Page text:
Clouds hang over the Kennedy Space Center in Florida for a second day.
(AP Photo by Chris O'Meara)
For the second day, rain prevented space shuttle Atlantis from landing at Kennedy Space Center on its first try, leaving NASA managers to decide whether to try a landing in California instead. Needham native Sunita Williams is one of the astronauts on board.
"Our mindset down here is we're going to land you somewhere safely today," Mission Control told the shuttle crew Friday morning.
The first landing attempt at California's Edwards Air Force Base, the shuttle's usual backup landing site, would be at 3:49 p.m. If the weather cleared up over Florida before then, NASA could instead try bringing the shuttle into Kennedy at 3:55 p.m.
"We're going to take a hard look at (Kennedy) at the next rev ... and we'll also be looking at Edwards," Mission Control told Atlantis' astronauts.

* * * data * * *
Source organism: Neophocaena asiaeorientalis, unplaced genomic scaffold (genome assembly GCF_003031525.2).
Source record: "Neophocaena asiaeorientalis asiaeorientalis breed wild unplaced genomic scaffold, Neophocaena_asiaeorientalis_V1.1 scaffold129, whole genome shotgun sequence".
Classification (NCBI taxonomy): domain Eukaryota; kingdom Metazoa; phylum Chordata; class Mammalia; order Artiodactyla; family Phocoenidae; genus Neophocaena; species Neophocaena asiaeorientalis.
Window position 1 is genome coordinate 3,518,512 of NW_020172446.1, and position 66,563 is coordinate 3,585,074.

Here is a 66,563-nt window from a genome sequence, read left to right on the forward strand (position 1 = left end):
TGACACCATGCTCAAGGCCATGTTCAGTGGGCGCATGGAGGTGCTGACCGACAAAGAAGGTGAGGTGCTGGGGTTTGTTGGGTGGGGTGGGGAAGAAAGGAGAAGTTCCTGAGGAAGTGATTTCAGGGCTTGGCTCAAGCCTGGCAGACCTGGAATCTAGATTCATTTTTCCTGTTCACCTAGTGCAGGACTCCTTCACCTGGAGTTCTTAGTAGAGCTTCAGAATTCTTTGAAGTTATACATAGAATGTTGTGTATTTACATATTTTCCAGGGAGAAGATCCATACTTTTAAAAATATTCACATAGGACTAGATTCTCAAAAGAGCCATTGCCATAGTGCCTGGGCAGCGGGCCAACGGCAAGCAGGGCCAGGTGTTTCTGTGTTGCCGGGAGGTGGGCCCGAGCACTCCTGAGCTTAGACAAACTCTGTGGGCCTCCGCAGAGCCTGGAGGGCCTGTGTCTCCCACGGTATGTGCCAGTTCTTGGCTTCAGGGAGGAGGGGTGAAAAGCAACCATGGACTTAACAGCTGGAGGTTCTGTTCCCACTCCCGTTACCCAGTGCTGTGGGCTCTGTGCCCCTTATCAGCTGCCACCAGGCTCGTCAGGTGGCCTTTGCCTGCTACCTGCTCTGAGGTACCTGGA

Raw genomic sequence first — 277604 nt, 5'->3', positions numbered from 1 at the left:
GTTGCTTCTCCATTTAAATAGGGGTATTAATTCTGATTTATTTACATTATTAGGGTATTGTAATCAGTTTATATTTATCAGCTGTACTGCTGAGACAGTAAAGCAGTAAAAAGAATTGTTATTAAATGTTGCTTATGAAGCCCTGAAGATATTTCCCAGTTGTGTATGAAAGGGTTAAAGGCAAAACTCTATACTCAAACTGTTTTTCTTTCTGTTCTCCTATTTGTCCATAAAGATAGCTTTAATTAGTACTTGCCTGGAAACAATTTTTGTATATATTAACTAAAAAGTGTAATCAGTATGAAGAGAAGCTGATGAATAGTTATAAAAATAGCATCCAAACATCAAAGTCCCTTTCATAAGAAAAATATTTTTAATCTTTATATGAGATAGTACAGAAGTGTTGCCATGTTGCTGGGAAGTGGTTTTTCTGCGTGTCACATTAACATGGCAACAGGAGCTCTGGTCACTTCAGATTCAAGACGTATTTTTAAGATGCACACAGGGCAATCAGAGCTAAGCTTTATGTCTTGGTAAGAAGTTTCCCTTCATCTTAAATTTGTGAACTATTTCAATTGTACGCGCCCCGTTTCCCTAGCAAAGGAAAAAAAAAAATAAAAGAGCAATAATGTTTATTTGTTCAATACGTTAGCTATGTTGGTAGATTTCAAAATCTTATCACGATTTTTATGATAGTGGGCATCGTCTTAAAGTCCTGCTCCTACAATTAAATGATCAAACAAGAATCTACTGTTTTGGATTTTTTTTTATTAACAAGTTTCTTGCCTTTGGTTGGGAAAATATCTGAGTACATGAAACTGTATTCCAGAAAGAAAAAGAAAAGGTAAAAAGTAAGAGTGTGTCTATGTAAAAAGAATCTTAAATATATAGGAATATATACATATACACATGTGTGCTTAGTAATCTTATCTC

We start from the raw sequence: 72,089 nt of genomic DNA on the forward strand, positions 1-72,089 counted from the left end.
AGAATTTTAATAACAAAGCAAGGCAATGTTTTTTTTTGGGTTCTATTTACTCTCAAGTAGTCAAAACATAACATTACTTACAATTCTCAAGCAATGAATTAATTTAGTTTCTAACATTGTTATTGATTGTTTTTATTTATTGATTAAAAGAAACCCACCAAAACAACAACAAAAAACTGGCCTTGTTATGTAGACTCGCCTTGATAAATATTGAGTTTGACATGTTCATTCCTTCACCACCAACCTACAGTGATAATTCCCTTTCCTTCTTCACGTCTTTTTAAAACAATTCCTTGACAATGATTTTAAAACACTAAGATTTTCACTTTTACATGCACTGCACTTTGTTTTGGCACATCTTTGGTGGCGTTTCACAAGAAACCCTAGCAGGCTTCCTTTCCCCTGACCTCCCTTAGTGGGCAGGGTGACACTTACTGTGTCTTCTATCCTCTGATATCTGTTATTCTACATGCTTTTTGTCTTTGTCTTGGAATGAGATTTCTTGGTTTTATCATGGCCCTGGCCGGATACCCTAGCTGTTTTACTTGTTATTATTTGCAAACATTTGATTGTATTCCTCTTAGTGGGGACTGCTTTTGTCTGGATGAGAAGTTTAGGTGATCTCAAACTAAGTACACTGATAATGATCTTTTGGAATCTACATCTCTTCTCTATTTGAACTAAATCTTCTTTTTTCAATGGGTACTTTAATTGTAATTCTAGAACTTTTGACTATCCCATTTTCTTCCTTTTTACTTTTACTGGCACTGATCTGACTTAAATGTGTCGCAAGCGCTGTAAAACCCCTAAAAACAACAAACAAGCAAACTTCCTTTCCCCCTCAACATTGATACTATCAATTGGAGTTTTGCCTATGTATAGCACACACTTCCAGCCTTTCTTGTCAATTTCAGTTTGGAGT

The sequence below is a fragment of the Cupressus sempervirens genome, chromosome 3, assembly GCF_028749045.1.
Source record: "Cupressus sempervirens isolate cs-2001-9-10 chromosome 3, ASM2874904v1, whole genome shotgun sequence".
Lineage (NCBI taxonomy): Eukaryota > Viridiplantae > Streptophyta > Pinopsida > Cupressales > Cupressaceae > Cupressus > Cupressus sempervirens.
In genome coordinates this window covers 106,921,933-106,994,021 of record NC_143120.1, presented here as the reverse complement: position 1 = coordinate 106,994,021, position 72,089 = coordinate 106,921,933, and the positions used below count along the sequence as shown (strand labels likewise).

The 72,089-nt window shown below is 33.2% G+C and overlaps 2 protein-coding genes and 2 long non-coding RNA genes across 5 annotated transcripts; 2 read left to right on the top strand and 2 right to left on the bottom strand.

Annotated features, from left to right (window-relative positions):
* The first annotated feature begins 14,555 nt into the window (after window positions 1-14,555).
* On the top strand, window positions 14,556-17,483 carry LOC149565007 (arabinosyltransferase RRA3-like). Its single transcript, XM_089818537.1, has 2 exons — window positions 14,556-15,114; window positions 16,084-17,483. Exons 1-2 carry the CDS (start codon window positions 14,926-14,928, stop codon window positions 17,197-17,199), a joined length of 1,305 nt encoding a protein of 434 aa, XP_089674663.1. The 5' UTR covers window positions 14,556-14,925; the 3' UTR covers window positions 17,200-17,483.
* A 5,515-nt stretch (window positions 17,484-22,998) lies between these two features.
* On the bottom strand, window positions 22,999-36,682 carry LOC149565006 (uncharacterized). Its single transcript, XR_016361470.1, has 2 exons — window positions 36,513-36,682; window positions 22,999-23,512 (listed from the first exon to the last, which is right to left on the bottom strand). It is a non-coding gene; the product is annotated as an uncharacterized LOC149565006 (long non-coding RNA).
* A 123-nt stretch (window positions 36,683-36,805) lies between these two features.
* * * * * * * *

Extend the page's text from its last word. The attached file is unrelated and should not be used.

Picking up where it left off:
Despite the initial wave off, Atlantis' astronauts took two steps in preparation for landing -- they put on their orange spacesuits and closed the shuttle's payload bay doors, which are kept opened during flights to keep heat from building up.
The crew has five chances Friday to land, the first had been at 2:18 p.m. in Florida and the last at 6:59 p.m. in California. If the weather spoils all those opportunities, mission managers would try again Saturday, with another backup landing site in New Mexico in the lineup.
The preferred landing site is Kennedy, where it is easier and far cheaper to get Atlantis to its hangar to be prepared for its next mission in December. If it lands in California, it would cost $1.7 million and take up to 10 days to get the shuttle home to Florida aboard a jumbo jet.
Read more about NASA's troubles getting Atlantis home on Boston.com.
This blogger might want to review your comment before posting it.